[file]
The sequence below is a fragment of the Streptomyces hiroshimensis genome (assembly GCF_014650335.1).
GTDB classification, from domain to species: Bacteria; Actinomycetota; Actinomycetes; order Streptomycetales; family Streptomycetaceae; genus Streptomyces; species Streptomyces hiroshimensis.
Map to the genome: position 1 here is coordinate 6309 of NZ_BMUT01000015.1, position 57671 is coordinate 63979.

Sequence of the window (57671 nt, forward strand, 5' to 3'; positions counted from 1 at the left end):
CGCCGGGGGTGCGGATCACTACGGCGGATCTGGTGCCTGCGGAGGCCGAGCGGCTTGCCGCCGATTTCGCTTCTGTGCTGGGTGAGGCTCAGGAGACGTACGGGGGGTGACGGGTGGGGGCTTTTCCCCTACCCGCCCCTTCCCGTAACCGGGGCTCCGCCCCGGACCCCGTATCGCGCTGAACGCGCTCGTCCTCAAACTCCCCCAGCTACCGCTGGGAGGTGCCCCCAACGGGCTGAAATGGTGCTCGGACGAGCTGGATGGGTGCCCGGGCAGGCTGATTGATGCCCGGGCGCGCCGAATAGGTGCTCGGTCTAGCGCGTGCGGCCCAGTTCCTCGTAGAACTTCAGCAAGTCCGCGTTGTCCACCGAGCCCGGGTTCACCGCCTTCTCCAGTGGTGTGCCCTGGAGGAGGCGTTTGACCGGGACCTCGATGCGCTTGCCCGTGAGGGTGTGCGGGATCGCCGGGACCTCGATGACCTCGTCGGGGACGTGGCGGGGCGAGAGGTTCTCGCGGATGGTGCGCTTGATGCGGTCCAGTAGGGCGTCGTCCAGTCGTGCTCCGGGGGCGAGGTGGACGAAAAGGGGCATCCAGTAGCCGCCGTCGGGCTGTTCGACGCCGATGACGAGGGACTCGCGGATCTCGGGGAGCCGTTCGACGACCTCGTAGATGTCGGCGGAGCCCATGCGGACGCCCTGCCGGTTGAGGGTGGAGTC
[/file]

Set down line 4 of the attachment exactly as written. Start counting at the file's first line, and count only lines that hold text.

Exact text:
Sequence of the window (57671 nt, forward strand, 5' to 3'; positions counted from 1 at the left end):